Marvel Comics 2016 – It Could Be Better

Earlier this year I began a HUGE project that has two parts.  The major project is to read the entire Marvel Comics print run from 1961 to the present. The second part was to start with the end of last year’s Secret Wars storyline and read forward in order to keep up with the current releases. I’ve got a long way to go on the larger project, but I’m nearly there with the current run. If you pick and choose the comics you read, there’s some great stuff there.  Reading it all, though, is an exercise in frustration.

Let’s face it. This month DC is outselling Marvel Comics by an incredible margin. Adding the DC Rebirth titles to my reading list is happening soon, but everything I’ve heard about them has been positive. My experience with Marvel’s latest releases has been much less positive, aside from a few truly enjoyable titles. Perhaps that is why DC’s Harley Quinn title sold as many copies as all three Marvel titles that managed to make the top 50 in sales for August. One of Marvel’s titles in the top 50 was a Star Wars title, which doesn’t even count as it does not take place within Marvel’s “universe” of stories.

At the top of Marvel’s sales is “Amazing Spider-Man.” This has been a solid comic this year. The storytelling has been good.  The artwork has been good. Peter Parker has stepped up to leading his own corporation based on his own scientific and technological achievements.  That doesn’t mean he has stepped back from his role as Spider-Man, though. Even with Miles Morales taking on most of the duties, and some other bozo stepping up now and then, Peter’s version of Spider-Man keeps following Peter around the globe.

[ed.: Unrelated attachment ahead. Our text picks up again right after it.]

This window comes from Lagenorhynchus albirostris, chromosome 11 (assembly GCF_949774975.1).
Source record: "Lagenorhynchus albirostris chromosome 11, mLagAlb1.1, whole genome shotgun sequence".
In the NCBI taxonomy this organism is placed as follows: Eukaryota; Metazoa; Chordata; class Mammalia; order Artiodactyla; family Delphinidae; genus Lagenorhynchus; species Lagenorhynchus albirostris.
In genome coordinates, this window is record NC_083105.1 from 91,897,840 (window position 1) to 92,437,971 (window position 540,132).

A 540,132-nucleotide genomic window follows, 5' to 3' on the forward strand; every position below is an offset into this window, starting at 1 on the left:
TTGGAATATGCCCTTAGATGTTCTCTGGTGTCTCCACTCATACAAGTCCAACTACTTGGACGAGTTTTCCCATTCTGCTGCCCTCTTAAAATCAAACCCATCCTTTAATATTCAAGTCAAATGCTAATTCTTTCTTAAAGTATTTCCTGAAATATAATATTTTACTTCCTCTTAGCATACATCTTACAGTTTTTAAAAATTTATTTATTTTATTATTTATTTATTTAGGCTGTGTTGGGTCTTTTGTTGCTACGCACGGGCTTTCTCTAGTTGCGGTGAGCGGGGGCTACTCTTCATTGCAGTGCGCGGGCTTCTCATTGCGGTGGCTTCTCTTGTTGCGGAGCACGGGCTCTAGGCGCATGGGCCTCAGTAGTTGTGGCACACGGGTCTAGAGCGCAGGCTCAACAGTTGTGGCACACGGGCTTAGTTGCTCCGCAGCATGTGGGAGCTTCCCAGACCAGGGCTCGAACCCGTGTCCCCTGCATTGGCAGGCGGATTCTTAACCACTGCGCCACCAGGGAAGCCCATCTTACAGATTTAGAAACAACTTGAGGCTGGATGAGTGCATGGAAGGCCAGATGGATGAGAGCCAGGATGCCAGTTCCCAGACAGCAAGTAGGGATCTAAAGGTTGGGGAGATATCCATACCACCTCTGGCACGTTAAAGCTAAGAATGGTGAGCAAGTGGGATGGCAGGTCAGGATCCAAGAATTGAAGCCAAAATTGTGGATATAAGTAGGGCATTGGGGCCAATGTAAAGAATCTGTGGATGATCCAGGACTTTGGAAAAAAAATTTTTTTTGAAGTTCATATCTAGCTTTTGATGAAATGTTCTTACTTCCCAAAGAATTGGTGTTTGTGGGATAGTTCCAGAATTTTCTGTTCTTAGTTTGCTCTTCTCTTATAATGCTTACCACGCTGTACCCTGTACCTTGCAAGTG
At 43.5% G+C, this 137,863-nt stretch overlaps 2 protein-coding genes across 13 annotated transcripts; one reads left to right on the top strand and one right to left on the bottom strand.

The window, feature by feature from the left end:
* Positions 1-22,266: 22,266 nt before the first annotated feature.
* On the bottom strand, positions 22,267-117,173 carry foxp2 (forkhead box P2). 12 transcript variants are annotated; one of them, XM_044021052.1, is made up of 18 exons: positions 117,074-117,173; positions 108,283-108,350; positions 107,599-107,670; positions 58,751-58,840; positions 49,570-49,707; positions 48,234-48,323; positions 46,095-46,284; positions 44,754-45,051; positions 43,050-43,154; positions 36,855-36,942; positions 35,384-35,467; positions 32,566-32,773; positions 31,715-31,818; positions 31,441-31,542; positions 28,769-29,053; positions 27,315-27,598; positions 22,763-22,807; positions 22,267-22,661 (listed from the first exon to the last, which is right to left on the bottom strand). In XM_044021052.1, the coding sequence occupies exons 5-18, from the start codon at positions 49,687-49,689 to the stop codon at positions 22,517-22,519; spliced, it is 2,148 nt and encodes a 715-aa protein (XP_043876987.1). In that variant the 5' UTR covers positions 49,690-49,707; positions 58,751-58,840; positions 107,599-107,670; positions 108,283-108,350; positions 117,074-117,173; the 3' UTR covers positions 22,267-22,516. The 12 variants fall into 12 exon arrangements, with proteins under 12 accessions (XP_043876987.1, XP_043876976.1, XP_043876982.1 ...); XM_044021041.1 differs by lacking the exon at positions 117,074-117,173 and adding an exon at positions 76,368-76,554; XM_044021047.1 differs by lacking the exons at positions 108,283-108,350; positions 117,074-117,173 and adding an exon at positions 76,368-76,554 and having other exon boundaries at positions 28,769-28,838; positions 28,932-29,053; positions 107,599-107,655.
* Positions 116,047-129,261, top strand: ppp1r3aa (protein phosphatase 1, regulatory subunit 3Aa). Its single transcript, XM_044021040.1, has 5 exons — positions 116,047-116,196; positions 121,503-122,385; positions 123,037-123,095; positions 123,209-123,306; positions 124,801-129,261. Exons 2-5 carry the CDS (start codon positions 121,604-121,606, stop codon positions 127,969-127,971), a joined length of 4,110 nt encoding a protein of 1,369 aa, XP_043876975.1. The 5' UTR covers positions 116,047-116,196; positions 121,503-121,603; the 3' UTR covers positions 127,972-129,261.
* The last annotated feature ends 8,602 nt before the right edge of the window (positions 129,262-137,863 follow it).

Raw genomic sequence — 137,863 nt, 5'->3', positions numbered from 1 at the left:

Sooner-or-later, somebody’s going to put two-and-two together.

Let’s see.  That’s three Spider-Men swinging around. Miles is also the main character of “Spider-Man,” and features in the “All-New, All-Different Avengers.”  We also have “Spidey,” with stories about the young Peter Parker (who cares?) and Spider-Man 2099 giving us yet another Spider-Man to not care about. I used to think Spider-Man had too many titles for one character.  Now I think there are too many Spider-Men too.

Is that enough for Marvel?  NO WAY!  They also have Spider-Woman, Spider-Gwen, and Silk. After years of trying to make Spider-Woman popular without a lot of success, they’ve tripled-down. Each of these three titles is good enough in its own way, but for me, I’d concentrate on Silk and have Spider-Woman be a strong supporting character. Spider-Gwen is just another version of the another version character, and Marvel should stop going so far down that road of confusion.

The less said about the Web Warriors the better.

The Spider-Man titles are a microcosm of some of Marvel’s major issues right now. There are too many variations on popular characters. There are too many replacements for popular characters. There are too many alternate universe stories for me to care anymore. Instead of giving us another variant of a popular character, why not give us more single-character/team stories that drive fans to WANT the next issue.